Prevalence and Risk Factors of Significant Fibrosis in Patients With Nonalcoholic Fatty Liver Without Steatohepatitis

Serena Pelusi, Annalisa Cespiati, Raffaela Rametta, Grazia Pennisi, Ville Mannisto, Chiara Rosso, Guido Baselli, Paola Dongiovanni, Anna Ludovica Fracanzani, Sara Badiali, Marco Maggioni, Antonio Craxi, Silvia Fargion, Daniele Prati, Valerio Nobili, Elisabetta Bugianesi, Stefano Romeo, Jussi Pihlajamaki, Salvatore Petta, Luca Valenti

Research output: Contribution to journalArticlepeer-review


Background & Aims: In patients with nonalcoholic fatty liver disease (NAFLD), nonalcoholic steatohepatitis (NASH) is a risk factor for the development of fibrosis. However, fibrosis has been observed in livers of patients without NASH. We aimed to estimate the prevalence of fibrosis in patients without NASH and risk factors for fibrosis. Methods: We analyzed data from 1738 subjects (44.9% with severe obesity) in a cross-sectional liver biopsy cohort enrolled at referral centers in Italy and Finland. Biopsy specimens were analyzed histologically by a blinded pathologist at each center, and a diagnosis of NASH was made based on steatosis (≥5% of hepatocytes), hepatocellular ballooning, and lobular inflammation. We also collected data on demographic features, metabolic comorbidities, and genetic factors, and performed logistic regression analyses. Findings were validated using data from 118 consecutive patients with NAFLD who underwent sequential liver biopsies at tertiary referral centers in Italy. Results: In the cross-sectional cohort, 132 of 389 patients (33.9%) with significant fibrosis had no NASH and 39 patients (10.0%) had no inflammation. The dissociation between NASH and fibrosis was significantly greater in patients with severe obesity (P < .005). Steatosis, ballooning, and lobular inflammation each were associated independently with significant fibrosis (P < .001); age, adiposity, fasting hyperglycemia, and the PNPLA3 I148M variant also were associated with fibrosis. In patients without, but not in those with NASH, significant fibrosis was associated with steatosis grade and the PNPLA3 I148M variant. In patients without NASH, age, fasting hyperglycemia, ballooning, and inflammation were associated with fibrosis. In the validation cohort, 16 of 47 patients (34.0%) with clinically significant fibrosis did not have NASH at baseline. In patients with fibrosis without baseline NASH, worsening of fibrosis (based on later biopsies) was associated with fasting hyperglycemia and more severe steatosis (P = .016). Conclusions: In an analysis of biopsy specimens collected from patients with NAFLD at a single time point, one third of patients with significant fibrosis did not have NASH. We validated this finding in a separate cohort. In patients without NASH, fasting hyperglycemia, severe steatosis, mild inflammation or ballooning, and the PNPLA3 I148M variant identified those at risk of significant fibrosis.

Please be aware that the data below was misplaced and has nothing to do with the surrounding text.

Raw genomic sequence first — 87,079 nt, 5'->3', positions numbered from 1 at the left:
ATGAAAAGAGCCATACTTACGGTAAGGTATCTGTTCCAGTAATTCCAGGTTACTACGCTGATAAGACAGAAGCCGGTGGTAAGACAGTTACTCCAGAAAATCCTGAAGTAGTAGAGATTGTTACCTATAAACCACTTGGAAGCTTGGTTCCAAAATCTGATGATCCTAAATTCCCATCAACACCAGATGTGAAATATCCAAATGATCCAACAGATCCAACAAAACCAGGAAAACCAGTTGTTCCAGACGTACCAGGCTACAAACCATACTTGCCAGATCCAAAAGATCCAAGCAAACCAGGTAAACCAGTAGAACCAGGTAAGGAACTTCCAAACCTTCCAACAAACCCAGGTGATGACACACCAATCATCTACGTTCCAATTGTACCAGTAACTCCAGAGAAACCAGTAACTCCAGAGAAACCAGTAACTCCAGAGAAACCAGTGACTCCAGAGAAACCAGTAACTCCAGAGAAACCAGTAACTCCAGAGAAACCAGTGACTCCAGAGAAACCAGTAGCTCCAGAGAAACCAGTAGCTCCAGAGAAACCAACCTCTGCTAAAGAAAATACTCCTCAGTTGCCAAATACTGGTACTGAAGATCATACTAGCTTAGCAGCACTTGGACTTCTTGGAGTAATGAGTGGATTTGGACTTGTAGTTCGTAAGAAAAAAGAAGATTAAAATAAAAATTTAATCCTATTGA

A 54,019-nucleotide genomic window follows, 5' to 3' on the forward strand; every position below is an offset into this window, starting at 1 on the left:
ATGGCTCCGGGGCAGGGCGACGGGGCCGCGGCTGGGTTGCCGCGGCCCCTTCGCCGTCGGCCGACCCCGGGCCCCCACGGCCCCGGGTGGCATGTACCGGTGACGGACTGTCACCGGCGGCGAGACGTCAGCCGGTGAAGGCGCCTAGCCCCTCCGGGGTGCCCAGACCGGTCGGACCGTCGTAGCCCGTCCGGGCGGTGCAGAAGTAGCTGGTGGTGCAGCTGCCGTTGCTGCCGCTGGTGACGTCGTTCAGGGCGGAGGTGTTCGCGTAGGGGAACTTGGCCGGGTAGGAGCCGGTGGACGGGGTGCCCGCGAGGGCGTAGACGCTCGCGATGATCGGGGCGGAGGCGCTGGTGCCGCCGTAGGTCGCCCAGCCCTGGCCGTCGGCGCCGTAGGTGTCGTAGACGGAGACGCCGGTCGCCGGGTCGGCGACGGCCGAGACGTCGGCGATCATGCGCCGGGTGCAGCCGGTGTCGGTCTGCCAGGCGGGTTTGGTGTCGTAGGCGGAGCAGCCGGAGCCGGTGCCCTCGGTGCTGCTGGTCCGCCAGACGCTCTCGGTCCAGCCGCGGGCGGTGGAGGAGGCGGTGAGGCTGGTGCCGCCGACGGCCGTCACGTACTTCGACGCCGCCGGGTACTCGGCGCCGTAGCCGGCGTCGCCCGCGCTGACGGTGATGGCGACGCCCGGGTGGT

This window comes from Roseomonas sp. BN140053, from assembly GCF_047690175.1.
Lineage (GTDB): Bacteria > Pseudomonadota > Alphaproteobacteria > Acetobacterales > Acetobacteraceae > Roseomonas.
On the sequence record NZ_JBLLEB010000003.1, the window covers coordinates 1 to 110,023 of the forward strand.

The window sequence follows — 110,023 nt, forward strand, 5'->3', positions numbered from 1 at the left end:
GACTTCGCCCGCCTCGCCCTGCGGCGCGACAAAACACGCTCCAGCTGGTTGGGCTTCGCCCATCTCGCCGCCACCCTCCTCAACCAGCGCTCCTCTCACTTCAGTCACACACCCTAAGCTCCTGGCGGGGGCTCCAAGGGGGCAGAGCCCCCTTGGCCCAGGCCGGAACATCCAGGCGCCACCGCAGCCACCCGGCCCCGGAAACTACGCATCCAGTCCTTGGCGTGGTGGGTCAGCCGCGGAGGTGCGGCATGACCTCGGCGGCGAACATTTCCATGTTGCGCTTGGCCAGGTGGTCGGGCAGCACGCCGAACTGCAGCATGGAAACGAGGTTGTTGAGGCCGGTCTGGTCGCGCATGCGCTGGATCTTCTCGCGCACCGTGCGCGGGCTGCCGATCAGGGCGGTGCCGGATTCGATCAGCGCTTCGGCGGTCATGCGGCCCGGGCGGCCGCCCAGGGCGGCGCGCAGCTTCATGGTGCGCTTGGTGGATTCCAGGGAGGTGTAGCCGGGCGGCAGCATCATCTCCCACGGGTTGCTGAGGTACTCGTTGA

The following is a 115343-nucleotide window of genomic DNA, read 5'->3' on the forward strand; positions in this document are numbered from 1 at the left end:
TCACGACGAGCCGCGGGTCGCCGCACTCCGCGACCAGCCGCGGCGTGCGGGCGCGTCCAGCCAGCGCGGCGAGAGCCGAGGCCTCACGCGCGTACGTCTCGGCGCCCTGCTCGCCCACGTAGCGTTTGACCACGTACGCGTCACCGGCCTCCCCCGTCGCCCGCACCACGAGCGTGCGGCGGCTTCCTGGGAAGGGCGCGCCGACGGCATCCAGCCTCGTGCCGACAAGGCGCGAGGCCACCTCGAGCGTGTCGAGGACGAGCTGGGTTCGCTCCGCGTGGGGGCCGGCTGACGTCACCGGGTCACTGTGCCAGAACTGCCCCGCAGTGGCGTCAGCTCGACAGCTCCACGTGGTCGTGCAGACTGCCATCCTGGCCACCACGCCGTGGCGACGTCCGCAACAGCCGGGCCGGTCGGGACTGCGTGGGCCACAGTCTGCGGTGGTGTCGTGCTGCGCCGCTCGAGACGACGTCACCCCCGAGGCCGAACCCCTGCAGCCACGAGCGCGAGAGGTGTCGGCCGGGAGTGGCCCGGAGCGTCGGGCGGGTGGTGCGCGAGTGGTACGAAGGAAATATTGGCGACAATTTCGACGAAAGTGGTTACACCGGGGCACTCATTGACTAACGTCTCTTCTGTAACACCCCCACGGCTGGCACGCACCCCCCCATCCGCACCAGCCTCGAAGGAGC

Original languageEnglish
Pages (from-to)2310-2319.e6
JournalClinical Gastroenterology and Hepatology
Issue number11
Publication statusPublished - Oct 1 2019


  • History
  • Inflammatory Response
  • Progression
  • Risk Factors

ASJC Scopus subject areas

  • Hepatology
  • Gastroenterology


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